Violent week renews metal detector debate

October 14, 2006|By Sara Neufeld and Sumathi Reddy | Sara Neufeld and Sumathi Reddy,Sun reporters

A violence-filled week for Baltimore public school students - including a shooting on the grounds of Frederick Douglass High School yesterday - has ignited a community debate over whether installing metal detectors would make children any safer.

State Superintendent Nancy S. Grasmick said she would support having metal detectors in the city's most dangerous schools, especially if parents want them. But many others said the fix would be short-sighted, expensive and ineffective.

City school system officials said that, while they are willing to discuss the issue, they are not going to rush out to buy the devices immediately. They were quick to point out that a metal detector would not have prevented yesterday's shooting, which happened outside.

Whatever the outcome of the debate, it's clear this week's events have left teachers, parents and students frightened. And coming on the heels of highly publicized school shootings in Colorado and Pennsylvania, the local developments were particularly unsettling.

"Because things have been back to back - it's been so frequent -people are afraid for safety," said Patricia Ferguson, chairman of the Baltimore Teachers Union's safety committee and a teacher at Dr. Roland N. Patterson Sr. Academy. She said her panel supports putting metal detectors in schools.

The week's trouble began late Monday afternoon, when about 100 students from Digital Harbor High School gathered several blocks from the school to watch a fight between two 15-year-old girls, breaking a car windshield.

On Wednesday, a 14-year-old girl at Pimlico Middle School was hospitalized after, police say, a 13-year-old classmate stabbed her in the arm with a 10-inch kitchen knife. Also Wednesday, about 200 pupils at Holabird Elementary were locked inside their school for more than four hours after a shooting in the neighborhood.

On Thursday, an 8-year-old boy brought a revolver into his third-grade class at Grove Park Elementary School. Another boy went over to see the gun in his desk and accidentally pulled the trigger.

The boy who brought the gun to school - a small-framed, wide-eyed child with a shaved head - appeared in Juvenile Court yesterday for a hearing. Charged as a minor in possession of a handgun and two other related counts, he wore a gray fleece, blue jeans and sneakers, and held the hand of a public defender as he entered the hearing room.

The boy sat silently at a table, coloring and reading children's books, while his lawyer and a prosecutor discussed with a juvenile master the conditions of his home detention.

Master Claudette McDonald Brown allowed the boy to return home with his grandmother, who sat in court yesterday, after being assured that the weapon was out of the home. He is to stay at home except when he goes to school or a medical appointment, and he is to have another hearing next month.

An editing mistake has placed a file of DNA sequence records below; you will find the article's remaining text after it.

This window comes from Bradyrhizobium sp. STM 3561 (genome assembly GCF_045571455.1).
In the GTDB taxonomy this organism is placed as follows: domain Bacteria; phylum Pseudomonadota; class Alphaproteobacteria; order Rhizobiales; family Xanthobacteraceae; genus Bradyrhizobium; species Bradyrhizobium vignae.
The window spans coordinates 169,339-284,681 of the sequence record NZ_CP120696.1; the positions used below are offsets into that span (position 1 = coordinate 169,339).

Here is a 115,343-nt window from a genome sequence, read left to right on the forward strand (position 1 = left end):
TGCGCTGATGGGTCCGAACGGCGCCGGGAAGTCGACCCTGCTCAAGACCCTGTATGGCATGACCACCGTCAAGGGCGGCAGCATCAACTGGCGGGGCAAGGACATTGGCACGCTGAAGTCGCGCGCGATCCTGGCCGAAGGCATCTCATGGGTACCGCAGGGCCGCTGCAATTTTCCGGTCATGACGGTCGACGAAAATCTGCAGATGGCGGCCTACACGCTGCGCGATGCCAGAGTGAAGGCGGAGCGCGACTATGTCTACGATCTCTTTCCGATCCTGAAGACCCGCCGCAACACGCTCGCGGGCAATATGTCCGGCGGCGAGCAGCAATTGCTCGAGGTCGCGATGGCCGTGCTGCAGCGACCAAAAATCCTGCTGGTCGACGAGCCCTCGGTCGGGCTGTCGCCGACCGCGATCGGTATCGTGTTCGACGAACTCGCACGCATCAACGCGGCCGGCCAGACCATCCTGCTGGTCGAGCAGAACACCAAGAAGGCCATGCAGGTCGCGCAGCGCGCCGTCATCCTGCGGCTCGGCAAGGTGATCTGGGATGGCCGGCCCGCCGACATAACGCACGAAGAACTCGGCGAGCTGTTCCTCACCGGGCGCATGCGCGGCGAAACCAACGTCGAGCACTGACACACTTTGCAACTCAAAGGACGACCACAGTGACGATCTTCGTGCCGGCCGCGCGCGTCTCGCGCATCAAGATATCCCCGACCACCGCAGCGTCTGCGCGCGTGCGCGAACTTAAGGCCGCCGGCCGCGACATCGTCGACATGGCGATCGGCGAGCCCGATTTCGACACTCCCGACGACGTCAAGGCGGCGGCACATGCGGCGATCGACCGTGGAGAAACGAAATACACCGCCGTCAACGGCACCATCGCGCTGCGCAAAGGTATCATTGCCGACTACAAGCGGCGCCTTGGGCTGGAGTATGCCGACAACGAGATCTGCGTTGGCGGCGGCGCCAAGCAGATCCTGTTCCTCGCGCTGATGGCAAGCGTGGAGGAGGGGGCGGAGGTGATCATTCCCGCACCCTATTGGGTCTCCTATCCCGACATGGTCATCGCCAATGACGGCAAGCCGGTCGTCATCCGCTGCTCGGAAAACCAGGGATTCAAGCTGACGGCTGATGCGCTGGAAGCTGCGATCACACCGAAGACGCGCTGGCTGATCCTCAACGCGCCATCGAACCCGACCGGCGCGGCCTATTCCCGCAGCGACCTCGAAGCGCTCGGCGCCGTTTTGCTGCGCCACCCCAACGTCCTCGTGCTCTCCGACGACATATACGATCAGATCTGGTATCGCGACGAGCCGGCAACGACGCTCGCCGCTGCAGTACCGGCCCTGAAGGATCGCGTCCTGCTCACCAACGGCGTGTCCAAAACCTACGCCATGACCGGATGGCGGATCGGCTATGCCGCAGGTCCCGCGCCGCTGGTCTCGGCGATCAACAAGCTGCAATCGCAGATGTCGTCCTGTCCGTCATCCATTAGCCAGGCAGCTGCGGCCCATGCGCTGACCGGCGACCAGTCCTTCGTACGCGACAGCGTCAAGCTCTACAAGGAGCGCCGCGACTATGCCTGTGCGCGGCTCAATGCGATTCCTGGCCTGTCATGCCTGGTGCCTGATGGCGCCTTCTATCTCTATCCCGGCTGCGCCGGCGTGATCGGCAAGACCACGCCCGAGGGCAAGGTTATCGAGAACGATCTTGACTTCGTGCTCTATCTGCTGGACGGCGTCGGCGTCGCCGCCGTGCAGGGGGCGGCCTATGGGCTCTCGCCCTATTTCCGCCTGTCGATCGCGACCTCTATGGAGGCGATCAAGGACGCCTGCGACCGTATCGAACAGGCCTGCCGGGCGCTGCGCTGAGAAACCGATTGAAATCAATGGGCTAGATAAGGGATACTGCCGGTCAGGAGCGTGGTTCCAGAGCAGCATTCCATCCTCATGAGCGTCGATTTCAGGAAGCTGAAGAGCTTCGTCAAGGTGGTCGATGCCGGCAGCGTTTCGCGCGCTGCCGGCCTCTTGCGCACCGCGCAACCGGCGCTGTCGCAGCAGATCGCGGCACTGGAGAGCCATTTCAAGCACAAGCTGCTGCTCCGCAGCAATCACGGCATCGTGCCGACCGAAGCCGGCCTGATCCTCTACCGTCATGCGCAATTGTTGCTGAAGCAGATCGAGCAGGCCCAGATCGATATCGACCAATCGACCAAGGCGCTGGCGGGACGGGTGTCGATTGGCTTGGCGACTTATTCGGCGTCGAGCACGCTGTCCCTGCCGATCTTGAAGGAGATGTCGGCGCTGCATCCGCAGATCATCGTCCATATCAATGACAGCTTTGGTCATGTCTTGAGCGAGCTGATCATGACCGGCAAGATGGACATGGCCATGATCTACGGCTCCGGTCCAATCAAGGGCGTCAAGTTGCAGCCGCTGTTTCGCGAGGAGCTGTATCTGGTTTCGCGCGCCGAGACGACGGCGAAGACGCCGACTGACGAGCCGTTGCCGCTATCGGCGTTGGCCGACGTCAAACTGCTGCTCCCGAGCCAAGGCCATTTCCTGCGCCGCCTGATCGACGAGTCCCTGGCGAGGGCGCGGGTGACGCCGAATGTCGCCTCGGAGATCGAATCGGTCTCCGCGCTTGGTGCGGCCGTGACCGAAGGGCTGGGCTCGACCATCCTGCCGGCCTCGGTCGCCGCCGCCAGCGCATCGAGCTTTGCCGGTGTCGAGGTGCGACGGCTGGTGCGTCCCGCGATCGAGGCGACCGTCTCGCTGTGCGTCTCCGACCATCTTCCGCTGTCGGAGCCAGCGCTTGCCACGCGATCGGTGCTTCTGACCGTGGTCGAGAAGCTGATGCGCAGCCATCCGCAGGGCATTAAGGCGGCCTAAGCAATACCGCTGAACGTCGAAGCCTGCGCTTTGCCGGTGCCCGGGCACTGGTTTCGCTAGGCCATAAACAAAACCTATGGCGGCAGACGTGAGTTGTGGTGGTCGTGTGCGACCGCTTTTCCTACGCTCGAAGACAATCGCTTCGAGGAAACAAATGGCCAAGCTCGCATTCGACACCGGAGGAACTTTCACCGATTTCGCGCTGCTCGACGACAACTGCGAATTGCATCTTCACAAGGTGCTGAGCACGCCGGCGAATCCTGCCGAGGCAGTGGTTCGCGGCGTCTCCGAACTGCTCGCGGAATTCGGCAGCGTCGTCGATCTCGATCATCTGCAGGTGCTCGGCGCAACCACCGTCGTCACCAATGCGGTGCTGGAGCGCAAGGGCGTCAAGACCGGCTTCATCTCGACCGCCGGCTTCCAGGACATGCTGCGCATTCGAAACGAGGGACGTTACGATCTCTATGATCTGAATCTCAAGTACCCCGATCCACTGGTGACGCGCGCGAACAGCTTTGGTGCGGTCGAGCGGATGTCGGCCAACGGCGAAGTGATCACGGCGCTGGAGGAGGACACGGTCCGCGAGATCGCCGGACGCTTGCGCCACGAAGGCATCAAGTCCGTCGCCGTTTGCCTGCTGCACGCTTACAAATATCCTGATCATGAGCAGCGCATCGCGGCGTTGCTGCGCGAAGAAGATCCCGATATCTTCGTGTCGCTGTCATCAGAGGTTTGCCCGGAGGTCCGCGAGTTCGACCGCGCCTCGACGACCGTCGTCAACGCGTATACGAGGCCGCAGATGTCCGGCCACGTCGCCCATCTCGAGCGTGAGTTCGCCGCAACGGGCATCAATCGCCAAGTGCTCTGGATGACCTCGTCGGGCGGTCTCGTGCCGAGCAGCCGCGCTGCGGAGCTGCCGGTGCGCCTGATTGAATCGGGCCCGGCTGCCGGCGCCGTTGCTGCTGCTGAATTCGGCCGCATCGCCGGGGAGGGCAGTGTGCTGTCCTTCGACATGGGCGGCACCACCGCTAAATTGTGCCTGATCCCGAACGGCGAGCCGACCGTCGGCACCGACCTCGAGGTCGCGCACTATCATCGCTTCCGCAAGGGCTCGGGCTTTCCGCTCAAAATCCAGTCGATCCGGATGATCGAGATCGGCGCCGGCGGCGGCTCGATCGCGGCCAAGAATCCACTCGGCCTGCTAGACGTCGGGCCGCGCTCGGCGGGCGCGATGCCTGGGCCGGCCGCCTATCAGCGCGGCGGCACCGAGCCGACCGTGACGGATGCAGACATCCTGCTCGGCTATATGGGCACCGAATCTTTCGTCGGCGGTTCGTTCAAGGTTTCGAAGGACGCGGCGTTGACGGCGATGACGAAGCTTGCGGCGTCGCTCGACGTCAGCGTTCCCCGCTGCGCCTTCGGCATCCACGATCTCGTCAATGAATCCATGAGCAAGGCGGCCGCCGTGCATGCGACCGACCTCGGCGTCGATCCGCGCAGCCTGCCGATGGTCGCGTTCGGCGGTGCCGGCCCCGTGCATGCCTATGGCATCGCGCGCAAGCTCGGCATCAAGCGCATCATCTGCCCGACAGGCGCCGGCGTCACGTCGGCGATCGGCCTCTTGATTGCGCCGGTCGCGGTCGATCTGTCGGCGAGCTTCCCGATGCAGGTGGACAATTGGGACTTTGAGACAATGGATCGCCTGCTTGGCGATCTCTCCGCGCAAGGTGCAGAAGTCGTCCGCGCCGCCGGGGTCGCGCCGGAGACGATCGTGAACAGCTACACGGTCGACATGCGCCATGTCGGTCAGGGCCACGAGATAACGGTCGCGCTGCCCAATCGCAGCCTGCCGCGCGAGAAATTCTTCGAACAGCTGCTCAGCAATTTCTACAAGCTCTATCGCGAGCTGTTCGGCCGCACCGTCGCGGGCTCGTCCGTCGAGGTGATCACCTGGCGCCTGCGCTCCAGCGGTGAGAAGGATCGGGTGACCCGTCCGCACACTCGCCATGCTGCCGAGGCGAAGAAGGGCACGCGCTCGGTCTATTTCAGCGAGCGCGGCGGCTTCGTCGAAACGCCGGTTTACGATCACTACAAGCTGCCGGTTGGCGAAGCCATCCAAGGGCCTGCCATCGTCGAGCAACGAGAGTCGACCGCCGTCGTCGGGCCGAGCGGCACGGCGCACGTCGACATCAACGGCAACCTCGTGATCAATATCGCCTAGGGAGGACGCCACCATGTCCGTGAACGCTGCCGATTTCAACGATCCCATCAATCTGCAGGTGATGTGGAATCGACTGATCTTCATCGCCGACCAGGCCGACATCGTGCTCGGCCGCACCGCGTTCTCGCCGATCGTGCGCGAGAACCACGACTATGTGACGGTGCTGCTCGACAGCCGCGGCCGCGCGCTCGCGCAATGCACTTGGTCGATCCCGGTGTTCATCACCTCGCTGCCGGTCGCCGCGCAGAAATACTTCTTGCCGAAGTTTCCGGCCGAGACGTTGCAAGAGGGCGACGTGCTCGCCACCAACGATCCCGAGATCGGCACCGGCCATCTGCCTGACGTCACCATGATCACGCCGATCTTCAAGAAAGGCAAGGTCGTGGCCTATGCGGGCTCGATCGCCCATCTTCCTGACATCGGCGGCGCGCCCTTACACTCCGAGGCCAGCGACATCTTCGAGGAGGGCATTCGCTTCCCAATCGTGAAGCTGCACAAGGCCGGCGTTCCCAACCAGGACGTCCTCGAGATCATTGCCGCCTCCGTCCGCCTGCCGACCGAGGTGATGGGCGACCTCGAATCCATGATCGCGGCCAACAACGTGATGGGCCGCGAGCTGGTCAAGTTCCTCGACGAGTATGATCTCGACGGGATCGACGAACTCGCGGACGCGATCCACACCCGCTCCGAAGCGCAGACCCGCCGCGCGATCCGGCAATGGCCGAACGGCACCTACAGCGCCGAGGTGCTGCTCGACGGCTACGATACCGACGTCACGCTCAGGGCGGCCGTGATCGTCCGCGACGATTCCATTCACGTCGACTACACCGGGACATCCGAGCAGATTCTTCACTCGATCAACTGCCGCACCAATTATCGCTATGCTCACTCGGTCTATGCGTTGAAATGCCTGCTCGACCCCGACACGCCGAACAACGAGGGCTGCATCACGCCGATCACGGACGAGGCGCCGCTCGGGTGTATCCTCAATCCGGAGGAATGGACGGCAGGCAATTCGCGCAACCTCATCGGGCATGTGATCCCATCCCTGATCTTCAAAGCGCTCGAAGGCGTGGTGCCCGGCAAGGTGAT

Authorities continue to investigate how he got the gun.

Yesterday, a 14-year-old boy was shot in the back outside Douglass during a football game. He was in fair condition last night.

Around the country, urban school systems commonly use metal detectors, particularly in middle and high schools. But they are not always effective.

In 2004, a student in a Washington, D.C., high school with a metal detector was fatally shot by a classmate inside the building. Last year in Red Lake, Minn., a shooting occurred in a school with a metal scanner, perimeter fencing and guards at the front door.

"The thing is, rule-followers will follow the rules. Rule-breakers will break the rules," said Ronald Stephens, executive director of the California-based National School Safety Center. "Sometimes the metal scanning is more of a comfort for the community, the parents and maybe the other students."

In Baltimore, the idea of installing metal detectors in schools has been floated numerous times over the years after incidents of violence. One argument against such a move is cost.

Manufacturers say walk-through metal detectors can cost $2,000 to $4,500 each. But the bigger expense would be the salaries of guards to supervise them.

"It's an incredibly inefficient use of resources," said Bebe Verdery, director of the Education Reform Project at the American Civil Liberties Union of Maryland.

She said it would be more effective to devote money to hiring more school police officers, hall monitors and social workers, and to lower class sizes. Many researchers say that the best way to prevent school violence is for children to have trusting relationships with adults, but teachers often complain that they can't give kids enough personal attention when their classes are too big.

Edie House, a city school system spokeswoman, said the system recently hired an extra 40 social workers in an attempt to better address children's emotional needs, and thus prevent them from acting out.

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